A group called Clear the Air formed in mid-September to question and delay the city’s attempt to become a community choice aggregator, or CCA. It would be a big move that would take the power-buying reins from San Diego Gas & Electric, which has long held a monopoly, and put them in the hands of local government. As our Ry […]
Clear the Air is a group formed to question the city’s attempt to enter the energy market. Some of its members work for SDG&E or its parent company, Sempra. Groups on both sides of the debate are mobilizing supporters who are, to varying degrees, open about their economic interests.
The Fermanian Business and Economic Institute’s review of a city-commission study on community choice aggregation contains some red flags that indicate the institute wasn’t qualified to take on the project.
Just as there are many factors to consider besides price when paying for transportation or lodging, there are many benefits of a community choice aggregation program besides price that are important.
The city of San Diego is relying on a study it says shows reason to move forward on setting up a government-run energy program. But the study fails to credibly show that such a program is even feasible, and it confirms that there are too many unknowns to make an informed choice on establishing one in San Diego.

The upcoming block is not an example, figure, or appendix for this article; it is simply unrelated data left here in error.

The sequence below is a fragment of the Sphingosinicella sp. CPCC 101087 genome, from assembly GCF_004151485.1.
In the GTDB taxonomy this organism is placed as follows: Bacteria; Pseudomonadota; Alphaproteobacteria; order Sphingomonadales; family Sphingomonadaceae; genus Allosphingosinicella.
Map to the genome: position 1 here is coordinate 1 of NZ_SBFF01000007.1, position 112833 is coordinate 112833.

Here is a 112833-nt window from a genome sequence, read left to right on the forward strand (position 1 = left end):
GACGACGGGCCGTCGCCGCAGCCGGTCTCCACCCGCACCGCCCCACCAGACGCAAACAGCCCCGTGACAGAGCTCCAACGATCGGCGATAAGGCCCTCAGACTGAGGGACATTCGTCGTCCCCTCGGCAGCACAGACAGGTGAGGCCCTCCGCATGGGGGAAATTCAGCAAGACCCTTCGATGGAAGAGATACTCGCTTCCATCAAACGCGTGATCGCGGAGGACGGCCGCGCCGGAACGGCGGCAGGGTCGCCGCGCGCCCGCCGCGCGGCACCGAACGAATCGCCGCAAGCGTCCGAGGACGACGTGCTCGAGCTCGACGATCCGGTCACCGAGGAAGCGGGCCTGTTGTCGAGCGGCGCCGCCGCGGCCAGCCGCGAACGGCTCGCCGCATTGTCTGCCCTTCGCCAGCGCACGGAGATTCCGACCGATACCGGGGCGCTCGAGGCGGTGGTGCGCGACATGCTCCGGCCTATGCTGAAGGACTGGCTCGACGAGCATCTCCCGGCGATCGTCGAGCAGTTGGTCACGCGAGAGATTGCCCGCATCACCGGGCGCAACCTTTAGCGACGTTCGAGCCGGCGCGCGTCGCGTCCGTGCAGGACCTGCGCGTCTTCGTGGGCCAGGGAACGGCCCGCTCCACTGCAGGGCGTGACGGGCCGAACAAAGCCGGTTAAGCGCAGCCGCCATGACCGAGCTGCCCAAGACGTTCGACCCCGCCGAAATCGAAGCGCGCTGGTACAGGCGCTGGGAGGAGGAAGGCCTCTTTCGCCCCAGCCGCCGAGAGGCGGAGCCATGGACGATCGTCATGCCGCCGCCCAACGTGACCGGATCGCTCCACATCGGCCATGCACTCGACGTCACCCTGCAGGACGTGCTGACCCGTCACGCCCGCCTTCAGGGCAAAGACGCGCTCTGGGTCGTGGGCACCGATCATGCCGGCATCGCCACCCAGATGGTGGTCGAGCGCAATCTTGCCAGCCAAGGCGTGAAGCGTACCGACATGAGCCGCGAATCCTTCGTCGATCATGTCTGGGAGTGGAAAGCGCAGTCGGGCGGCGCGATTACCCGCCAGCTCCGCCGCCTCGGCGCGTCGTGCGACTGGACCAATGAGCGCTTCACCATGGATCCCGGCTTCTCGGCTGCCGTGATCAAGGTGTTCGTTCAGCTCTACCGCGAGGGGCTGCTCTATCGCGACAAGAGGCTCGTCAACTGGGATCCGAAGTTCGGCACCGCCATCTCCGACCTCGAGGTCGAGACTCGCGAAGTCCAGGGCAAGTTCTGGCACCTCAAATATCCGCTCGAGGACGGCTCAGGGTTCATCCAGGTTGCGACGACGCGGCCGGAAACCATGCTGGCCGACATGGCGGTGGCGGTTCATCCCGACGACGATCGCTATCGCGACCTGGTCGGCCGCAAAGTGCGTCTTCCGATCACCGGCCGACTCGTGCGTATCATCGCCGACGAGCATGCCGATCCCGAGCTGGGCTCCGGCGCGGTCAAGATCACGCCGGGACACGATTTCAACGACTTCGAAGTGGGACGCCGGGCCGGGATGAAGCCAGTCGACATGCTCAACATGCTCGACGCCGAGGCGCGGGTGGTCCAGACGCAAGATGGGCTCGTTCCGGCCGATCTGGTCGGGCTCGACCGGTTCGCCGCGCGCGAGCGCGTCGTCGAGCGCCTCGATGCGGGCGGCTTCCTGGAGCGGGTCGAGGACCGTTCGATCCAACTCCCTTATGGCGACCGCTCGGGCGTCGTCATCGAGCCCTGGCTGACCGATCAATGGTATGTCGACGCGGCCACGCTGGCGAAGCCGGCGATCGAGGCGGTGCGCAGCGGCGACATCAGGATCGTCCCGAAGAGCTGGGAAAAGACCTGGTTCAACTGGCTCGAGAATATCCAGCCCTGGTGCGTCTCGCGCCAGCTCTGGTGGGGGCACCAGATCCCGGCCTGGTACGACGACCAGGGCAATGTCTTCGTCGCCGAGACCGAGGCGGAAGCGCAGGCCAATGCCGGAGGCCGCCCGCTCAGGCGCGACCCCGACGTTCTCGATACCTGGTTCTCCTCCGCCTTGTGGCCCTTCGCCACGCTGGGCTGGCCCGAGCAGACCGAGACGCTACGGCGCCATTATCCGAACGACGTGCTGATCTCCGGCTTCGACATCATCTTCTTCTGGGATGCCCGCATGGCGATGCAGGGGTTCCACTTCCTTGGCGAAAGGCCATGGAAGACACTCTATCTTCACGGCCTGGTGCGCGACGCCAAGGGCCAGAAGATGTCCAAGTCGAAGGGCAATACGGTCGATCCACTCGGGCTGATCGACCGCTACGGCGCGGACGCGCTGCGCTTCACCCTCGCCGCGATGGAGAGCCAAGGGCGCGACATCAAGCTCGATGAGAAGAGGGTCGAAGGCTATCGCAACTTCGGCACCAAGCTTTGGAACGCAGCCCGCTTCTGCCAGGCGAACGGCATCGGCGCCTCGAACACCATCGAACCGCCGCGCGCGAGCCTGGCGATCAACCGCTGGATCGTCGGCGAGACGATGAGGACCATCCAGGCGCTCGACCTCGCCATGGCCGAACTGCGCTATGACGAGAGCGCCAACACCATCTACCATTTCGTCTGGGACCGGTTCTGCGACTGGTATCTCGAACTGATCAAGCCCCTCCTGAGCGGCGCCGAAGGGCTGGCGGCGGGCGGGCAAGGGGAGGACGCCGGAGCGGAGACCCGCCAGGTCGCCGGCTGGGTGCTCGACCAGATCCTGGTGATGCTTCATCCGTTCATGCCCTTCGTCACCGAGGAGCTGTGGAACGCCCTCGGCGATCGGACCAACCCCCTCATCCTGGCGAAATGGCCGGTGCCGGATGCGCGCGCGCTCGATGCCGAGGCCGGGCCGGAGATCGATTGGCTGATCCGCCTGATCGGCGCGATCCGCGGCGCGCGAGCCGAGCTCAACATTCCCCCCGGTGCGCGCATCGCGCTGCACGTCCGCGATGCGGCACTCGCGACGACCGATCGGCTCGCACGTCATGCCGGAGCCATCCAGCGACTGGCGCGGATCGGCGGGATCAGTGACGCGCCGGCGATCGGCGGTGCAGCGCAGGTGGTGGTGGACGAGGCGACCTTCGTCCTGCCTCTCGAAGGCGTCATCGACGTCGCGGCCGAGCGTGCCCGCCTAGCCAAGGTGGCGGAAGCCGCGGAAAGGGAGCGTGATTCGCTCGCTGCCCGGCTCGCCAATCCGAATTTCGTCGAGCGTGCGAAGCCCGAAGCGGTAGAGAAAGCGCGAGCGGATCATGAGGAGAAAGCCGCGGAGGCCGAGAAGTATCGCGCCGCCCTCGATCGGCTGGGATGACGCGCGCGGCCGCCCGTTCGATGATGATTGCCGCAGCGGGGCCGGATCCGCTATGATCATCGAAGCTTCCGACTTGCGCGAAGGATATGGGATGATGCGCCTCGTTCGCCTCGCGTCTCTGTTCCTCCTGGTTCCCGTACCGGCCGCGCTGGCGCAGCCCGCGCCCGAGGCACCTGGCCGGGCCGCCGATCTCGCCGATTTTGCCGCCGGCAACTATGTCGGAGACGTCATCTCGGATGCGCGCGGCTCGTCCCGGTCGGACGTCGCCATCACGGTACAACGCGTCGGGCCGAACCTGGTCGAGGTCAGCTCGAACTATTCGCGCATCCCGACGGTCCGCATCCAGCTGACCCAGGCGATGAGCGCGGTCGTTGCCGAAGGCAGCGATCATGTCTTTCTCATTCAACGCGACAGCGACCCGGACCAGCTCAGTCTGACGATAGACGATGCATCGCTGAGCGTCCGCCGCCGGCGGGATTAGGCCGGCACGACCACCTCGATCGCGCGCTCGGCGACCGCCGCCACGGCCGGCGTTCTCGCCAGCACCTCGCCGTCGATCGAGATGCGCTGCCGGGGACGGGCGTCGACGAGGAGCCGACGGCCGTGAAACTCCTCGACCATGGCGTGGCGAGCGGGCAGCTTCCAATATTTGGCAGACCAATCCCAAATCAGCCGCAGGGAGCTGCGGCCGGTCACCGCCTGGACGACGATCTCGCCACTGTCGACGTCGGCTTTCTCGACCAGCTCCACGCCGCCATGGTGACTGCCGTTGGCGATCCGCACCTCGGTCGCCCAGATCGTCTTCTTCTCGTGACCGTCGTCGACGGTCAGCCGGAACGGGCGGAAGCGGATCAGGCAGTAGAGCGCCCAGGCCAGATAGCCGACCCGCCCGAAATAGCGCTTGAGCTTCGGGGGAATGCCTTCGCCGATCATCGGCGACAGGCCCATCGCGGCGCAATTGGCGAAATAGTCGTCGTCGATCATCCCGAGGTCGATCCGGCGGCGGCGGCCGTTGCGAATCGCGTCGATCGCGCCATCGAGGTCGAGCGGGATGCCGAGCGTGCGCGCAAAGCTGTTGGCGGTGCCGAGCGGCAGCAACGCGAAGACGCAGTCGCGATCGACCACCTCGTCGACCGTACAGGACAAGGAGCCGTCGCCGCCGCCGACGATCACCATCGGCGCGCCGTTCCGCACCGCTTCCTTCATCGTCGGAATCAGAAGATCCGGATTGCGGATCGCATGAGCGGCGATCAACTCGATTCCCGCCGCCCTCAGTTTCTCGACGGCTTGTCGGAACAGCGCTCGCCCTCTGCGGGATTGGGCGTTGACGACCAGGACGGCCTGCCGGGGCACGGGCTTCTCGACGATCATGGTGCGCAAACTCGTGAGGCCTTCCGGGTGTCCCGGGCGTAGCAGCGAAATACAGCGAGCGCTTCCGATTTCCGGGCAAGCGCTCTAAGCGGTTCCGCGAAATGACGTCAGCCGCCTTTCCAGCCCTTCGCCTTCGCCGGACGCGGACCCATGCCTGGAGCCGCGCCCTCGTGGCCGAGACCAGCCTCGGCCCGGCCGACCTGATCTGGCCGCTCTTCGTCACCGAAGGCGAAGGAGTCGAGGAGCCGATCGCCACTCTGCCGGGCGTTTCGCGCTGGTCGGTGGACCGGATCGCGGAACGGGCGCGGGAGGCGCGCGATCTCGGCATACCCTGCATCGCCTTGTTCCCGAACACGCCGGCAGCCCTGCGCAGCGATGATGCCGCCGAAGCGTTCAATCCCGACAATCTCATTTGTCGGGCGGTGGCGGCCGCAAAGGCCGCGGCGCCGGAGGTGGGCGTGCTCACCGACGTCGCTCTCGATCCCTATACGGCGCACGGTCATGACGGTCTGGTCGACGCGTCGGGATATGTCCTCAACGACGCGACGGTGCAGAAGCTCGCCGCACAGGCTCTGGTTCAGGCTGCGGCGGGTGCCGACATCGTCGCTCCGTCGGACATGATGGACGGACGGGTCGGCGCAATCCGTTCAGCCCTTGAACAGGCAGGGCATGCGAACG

It’s fair to say that public power agencies are taking the state by storm. They are known as community choice aggregators, or CCAs – and San Diego is considering creating one. But expect a series of hurdles that could stall, undermine or kill its plans.
Sen. Joel Anderson goes head to head with critics of a bill to let bars stay open later, the Assembly GOP ousts its leaders and more in our weekly roundup of news from Sacramento.
Shifting to electricity for most forms of transportation, combined with land-use practices that reduce the amount of vehicle miles traveled, would directly address our largest emissions problem.
The San Diego City Council is expected to decide early next year whether the city should part ways with San Diego Gas & Electric. Expect a massive airing of civic grievances in which both sides argue the other isn’t suited to provide the city’s power.
The study commissioned by the city of San Diego was meant to see if it was feasible for the city to shift away from gas while still competing with SDG&E on price. The answer is, by and large, yes.